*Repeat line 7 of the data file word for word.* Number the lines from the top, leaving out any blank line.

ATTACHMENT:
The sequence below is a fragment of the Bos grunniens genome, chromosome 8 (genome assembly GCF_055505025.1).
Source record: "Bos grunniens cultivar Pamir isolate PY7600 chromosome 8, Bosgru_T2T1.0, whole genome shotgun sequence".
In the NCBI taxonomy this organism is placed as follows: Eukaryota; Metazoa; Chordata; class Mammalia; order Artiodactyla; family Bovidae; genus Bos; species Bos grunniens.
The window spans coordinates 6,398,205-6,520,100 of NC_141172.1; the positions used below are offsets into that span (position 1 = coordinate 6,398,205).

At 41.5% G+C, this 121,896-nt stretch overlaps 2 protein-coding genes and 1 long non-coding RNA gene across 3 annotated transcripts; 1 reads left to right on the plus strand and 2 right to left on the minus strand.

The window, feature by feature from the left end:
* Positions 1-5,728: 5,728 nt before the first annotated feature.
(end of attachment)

* Positions 1-5,728: 5,728 nt before the first annotated feature.